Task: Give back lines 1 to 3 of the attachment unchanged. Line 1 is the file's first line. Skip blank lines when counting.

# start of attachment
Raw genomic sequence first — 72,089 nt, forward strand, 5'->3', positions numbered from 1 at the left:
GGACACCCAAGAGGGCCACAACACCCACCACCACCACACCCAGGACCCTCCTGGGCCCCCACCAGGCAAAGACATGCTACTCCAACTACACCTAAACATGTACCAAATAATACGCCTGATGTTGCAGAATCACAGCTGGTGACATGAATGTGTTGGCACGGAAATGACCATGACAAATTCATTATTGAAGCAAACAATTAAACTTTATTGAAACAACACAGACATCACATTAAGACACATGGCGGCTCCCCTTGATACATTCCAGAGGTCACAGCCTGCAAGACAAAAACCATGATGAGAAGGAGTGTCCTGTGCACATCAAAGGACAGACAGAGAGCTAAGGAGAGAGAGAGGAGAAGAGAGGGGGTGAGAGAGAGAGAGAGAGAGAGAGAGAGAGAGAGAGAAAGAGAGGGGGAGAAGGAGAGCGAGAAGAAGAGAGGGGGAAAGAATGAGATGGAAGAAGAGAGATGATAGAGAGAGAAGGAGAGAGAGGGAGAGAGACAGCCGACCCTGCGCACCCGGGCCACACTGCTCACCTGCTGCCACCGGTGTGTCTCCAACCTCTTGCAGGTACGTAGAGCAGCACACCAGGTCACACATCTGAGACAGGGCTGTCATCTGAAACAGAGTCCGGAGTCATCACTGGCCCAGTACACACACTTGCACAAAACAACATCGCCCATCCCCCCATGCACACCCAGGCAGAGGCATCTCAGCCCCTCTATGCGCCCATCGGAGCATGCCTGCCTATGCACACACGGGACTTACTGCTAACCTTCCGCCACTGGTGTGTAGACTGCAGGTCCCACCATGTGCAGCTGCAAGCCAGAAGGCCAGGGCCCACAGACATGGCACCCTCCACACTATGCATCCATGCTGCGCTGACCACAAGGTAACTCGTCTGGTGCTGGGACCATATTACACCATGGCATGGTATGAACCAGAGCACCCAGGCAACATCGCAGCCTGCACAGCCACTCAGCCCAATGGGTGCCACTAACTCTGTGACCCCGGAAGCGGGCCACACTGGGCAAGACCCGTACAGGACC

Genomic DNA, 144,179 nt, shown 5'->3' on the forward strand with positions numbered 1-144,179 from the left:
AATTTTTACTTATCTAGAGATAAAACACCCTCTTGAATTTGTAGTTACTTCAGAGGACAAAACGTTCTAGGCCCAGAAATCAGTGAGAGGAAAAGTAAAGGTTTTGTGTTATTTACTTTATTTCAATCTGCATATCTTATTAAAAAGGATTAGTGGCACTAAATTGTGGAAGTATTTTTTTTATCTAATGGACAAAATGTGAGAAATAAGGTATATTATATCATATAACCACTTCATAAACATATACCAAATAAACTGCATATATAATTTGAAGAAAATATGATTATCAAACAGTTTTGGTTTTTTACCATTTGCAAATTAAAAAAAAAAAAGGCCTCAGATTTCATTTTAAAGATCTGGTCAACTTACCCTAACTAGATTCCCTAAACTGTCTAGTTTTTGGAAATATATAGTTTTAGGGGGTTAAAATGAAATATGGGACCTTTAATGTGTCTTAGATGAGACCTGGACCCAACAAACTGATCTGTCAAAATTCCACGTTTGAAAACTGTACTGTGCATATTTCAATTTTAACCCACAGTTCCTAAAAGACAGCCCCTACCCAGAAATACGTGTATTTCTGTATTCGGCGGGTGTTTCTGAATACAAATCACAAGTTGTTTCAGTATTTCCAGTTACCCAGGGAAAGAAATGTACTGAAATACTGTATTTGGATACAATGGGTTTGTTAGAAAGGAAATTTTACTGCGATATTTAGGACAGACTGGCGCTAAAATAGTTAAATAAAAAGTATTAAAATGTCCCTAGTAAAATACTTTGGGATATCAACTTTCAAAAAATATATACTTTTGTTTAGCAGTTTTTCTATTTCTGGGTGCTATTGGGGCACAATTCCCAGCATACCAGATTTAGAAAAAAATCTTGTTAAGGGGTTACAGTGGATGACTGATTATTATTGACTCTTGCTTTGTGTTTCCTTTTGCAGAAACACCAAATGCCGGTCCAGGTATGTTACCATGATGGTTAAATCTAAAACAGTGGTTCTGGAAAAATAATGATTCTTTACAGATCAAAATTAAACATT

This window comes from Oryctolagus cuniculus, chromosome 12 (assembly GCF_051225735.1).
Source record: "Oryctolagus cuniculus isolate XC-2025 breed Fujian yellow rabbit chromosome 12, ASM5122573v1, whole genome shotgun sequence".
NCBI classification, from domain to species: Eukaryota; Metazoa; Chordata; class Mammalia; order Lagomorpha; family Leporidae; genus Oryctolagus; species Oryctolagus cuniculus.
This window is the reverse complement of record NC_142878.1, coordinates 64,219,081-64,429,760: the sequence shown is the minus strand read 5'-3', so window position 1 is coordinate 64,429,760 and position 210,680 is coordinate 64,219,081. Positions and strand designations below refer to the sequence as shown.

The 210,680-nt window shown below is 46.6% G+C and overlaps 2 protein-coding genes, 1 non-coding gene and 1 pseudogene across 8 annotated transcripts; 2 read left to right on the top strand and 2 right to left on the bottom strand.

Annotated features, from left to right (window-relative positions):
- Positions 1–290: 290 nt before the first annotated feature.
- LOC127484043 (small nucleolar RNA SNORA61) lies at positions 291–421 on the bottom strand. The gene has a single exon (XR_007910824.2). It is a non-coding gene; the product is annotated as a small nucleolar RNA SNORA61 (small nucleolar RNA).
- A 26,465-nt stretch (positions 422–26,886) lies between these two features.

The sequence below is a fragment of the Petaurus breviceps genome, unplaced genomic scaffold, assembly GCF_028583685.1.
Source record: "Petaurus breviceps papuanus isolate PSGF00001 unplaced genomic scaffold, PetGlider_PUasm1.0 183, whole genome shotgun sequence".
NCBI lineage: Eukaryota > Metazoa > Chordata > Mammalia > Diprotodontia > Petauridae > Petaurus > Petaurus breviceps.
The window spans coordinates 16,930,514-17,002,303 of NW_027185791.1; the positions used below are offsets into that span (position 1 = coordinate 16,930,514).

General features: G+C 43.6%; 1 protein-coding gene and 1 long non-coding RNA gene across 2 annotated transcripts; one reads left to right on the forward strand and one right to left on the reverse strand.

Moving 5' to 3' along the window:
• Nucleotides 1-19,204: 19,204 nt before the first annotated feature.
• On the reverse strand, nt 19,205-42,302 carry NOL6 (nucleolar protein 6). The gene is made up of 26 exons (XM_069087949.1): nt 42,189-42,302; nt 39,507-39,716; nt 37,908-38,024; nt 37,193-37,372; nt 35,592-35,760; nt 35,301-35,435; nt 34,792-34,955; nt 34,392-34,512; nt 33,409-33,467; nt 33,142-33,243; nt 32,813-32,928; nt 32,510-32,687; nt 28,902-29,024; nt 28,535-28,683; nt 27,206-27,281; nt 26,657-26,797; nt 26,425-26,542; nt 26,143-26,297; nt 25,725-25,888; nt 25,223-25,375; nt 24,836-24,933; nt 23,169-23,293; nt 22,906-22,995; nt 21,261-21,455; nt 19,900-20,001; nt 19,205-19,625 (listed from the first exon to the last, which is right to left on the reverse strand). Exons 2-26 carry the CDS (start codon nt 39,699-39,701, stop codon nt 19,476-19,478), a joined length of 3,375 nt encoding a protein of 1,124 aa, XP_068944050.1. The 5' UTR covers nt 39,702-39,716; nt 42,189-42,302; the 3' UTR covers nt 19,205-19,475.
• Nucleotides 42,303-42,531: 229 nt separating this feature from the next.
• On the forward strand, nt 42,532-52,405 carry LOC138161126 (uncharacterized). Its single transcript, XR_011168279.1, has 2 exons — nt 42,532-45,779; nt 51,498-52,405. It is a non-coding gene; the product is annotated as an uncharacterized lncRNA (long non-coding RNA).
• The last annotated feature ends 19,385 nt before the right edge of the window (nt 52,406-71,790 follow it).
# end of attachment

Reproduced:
Raw genomic sequence first — 72,089 nt, forward strand, 5'->3', positions numbered from 1 at the left:
GGACACCCAAGAGGGCCACAACACCCACCACCACCACACCCAGGACCCTCCTGGGCCCCCACCAGGCAAAGACATGCTACTCCAACTACACCTAAACATGTACCAAATAATACGCCTGATGTTGCAGAATCACAGCTGGTGACATGAATGTGTTGGCACGGAAATGACCATGACAAATTCATTATTGAAGCAAACAATTAAACTTTATTGAAACAACACAGACATCACATTAAGACACATGGCGGCTCCCCTTGATACATTCCAGAGGTCACAGCCTGCAAGACAAAAACCATGATGAGAAGGAGTGTCCTGTGCACATCAAAGGACAGACAGAGAGCTAAGGAGAGAGAGAGGAGAAGAGAGGGGGTGAGAGAGAGAGAGAGAGAGAGAGAGAGAGAGAGAGAAAGAGAGGGGGAGAAGGAGAGCGAGAAGAAGAGAGGGGGAAAGAATGAGATGGAAGAAGAGAGATGATAGAGAGAGAAGGAGAGAGAGGGAGAGAGACAGCCGACCCTGCGCACCCGGGCCACACTGCTCACCTGCTGCCACCGGTGTGTCTCCAACCTCTTGCAGGTACGTAGAGCAGCACACCAGGTCACACATCTGAGACAGGGCTGTCATCTGAAACAGAGTCCGGAGTCATCACTGGCCCAGTACACACACTTGCACAAAACAACATCGCCCATCCCCCCATGCACACCCAGGCAGAGGCATCTCAGCCCCTCTATGCGCCCATCGGAGCATGCCTGCCTATGCACACACGGGACTTACTGCTAACCTTCCGCCACTGGTGTGTAGACTGCAGGTCCCACCATGTGCAGCTGCAAGCCAGAAGGCCAGGGCCCACAGACATGGCACCCTCCACACTATGCATCCATGCTGCGCTGACCACAAGGTAACTCGTCTGGTGCTGGGACCATATTACACCATGGCATGGTATGAACCAGAGCACCCAGGCAACATCGCAGCCTGCACAGCCACTCAGCCCAATGGGTGCCACTAACTCTGTGACCCCGGAAGCGGGCCACACTGGGCAAGACCCGTACAGGACC

Genomic DNA, 144,179 nt, shown 5'->3' on the forward strand with positions numbered 1-144,179 from the left: